Unknown Speaker 21:29
Speaker 8 21:33
So I wrote all this down and sent it in an email to you, and I meant to print it out. But it doesn’t seem to be in my group of papers here. So I’m just gonna speak extemporaneously? Well, I think the strength of that list is it kind of gives you some ideas of where to put these ideas. I’m just going to springboard off of what word member Wicklund said, in that I think some of these objectives like eliminate crashes, resulting in serious injuries and fatalities are very big and aspirational. And that we need to identify some specific strategies, I mean, doesn’t have to be down to the leaf level, but maybe just say, that’s the forest. And now let’s say what the trees might be in that in that arrangement. And so like reducing VMT, but also, just ensuring that through traffic and commuter traffic travels around the town, rather than through the heart of the city, creating more of a soft center, soft center, meaning that traffic would be able to drive the speed limit without pressure. Then it’s been suggested to me, I’ve been, I’ve been researching and one of the things I’ve really researched is Jeff specs, walkable city, which is was written 10 years ago, but it’s on the 10th anniversary edition came out in 2022. So there have been quite a few updates to it. And, you know, something that’s talked about is creating not only walkability but bicycle ability, as well as vehicle mobility that’s safe. And I think some of that vehicle mobility safety has to do with slower traffic speeds that’s been discussed at this at this board. So I was thinking that either goes under objectives or goes under the action plan items before engineering. Okay, so some of the other items that I had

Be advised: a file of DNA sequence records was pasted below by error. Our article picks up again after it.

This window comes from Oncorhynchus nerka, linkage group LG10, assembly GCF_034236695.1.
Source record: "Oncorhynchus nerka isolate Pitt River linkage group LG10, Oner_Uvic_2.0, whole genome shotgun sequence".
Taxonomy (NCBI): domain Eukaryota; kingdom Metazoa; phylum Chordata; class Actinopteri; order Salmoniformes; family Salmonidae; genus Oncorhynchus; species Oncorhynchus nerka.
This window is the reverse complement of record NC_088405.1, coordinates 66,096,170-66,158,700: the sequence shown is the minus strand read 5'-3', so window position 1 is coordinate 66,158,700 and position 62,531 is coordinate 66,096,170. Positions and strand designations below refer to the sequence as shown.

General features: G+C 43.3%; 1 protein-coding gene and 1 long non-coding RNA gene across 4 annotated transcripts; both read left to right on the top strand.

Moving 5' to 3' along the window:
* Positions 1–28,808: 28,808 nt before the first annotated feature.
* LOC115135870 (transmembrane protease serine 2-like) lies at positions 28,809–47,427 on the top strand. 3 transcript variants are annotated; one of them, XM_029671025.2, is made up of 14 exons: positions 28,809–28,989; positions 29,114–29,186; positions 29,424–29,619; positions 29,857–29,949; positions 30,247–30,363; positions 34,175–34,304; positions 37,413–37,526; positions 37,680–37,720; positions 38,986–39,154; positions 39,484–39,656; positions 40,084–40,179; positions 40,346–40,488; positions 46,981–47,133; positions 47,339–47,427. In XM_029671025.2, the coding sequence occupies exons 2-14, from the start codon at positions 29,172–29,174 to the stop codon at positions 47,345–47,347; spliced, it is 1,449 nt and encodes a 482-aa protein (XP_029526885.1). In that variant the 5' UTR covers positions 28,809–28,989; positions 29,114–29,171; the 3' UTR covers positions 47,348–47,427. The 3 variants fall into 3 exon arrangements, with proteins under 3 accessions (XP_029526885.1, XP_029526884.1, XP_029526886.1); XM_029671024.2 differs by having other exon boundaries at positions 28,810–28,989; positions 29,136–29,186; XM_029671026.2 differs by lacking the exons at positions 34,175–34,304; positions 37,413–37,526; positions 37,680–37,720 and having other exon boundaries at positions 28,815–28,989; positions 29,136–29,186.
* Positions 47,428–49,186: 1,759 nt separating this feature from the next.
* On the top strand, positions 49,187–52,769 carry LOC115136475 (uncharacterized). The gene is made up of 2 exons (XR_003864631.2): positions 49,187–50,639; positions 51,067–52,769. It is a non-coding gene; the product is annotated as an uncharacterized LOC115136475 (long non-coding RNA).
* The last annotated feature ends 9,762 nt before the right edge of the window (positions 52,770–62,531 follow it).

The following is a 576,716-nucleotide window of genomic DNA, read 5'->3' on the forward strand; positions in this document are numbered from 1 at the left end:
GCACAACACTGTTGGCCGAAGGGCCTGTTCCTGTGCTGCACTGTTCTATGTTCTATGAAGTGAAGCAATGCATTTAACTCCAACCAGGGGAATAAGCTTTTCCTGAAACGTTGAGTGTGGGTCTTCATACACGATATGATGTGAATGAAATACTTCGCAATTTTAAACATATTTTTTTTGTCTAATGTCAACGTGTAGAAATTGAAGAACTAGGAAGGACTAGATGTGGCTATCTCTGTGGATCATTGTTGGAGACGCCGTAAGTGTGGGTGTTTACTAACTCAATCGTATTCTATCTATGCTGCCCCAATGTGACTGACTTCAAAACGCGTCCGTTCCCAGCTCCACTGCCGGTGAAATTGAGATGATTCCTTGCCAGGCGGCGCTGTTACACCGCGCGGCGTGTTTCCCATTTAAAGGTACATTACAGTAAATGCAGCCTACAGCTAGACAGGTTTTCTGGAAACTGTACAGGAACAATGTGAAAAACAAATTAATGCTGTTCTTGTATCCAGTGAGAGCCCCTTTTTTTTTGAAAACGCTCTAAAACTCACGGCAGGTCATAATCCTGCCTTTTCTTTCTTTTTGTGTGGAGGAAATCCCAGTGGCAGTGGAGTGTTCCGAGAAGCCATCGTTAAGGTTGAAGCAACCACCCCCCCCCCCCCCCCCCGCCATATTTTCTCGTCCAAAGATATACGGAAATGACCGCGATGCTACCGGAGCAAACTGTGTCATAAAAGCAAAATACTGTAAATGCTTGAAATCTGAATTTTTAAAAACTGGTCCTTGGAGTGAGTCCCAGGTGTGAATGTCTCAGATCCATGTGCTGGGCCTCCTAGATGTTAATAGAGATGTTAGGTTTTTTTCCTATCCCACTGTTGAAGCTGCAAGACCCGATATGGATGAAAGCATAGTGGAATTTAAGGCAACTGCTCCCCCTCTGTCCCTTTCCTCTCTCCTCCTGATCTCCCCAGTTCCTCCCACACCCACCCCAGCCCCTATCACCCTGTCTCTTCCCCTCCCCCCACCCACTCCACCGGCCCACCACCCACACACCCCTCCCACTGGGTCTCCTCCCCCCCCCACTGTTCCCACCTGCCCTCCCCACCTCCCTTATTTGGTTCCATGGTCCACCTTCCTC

Speaker 8 23:50